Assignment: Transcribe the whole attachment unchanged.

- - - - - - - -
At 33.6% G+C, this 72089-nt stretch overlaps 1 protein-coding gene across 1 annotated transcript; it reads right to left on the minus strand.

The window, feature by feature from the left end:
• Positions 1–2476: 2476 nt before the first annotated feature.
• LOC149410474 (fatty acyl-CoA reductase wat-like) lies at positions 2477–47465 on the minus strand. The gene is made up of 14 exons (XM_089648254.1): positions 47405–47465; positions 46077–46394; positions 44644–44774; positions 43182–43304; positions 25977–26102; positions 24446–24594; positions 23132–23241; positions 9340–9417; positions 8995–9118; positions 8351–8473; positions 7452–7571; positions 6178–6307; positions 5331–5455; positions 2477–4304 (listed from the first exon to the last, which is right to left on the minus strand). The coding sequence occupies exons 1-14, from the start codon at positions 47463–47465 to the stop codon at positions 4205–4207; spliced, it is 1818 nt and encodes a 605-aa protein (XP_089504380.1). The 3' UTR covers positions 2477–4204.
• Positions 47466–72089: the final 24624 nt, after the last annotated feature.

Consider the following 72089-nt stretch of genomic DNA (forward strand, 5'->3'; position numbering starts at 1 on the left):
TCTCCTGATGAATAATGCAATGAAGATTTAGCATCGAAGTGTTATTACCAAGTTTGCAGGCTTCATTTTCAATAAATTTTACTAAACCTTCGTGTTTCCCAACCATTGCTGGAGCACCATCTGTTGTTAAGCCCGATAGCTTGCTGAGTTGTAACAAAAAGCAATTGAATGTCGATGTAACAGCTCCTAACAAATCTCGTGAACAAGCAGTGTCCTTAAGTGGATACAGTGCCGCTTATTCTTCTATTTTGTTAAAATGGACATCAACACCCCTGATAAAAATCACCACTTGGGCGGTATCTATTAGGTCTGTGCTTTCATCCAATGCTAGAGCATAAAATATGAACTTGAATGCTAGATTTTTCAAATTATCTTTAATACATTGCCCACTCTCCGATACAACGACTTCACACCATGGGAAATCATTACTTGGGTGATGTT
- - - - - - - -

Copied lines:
At 33.6% G+C, this 72089-nt stretch overlaps 1 protein-coding gene across 1 annotated transcript; it reads right to left on the minus strand.

The window, feature by feature from the left end:
• Positions 1–2476: 2476 nt before the first annotated feature.
• LOC149410474 (fatty acyl-CoA reductase wat-like) lies at positions 2477–47465 on the minus strand. The gene is made up of 14 exons (XM_089648254.1): positions 47405–47465; positions 46077–46394; positions 44644–44774; positions 43182–43304; positions 25977–26102; positions 24446–24594; positions 23132–23241; positions 9340–9417; positions 8995–9118; positions 8351–8473; positions 7452–7571; positions 6178–6307; positions 5331–5455; positions 2477–4304 (listed from the first exon to the last, which is right to left on the minus strand). The coding sequence occupies exons 1-14, from the start codon at positions 47463–47465 to the stop codon at positions 4205–4207; spliced, it is 1818 nt and encodes a 605-aa protein (XP_089504380.1). The 3' UTR covers positions 2477–4204.
• Positions 47466–72089: the final 24624 nt, after the last annotated feature.

Consider the following 72089-nt stretch of genomic DNA (forward strand, 5'->3'; position numbering starts at 1 on the left):
TCTCCTGATGAATAATGCAATGAAGATTTAGCATCGAAGTGTTATTACCAAGTTTGCAGGCTTCATTTTCAATAAATTTTACTAAACCTTCGTGTTTCCCAACCATTGCTGGAGCACCATCTGTTGTTAAGCCCGATAGCTTGCTGAGTTGTAACAAAAAGCAATTGAATGTCGATGTAACAGCTCCTAACAAATCTCGTGAACAAGCAGTGTCCTTAAGTGGATACAGTGCCGCTTATTCTTCTATTTTGTTAAAATGGACATCAACACCCCTGATAAAAATCACCACTTGGGCGGTATCTATTAGGTCTGTGCTTTCATCCAATGCTAGAGCATAAAATATGAACTTGAATGCTAGATTTTTCAAATTATCTTTAATACATTGCCCACTCTCCGATACAACGACTTCACACCATGGGAAATCATTACTTGGGTGATGTT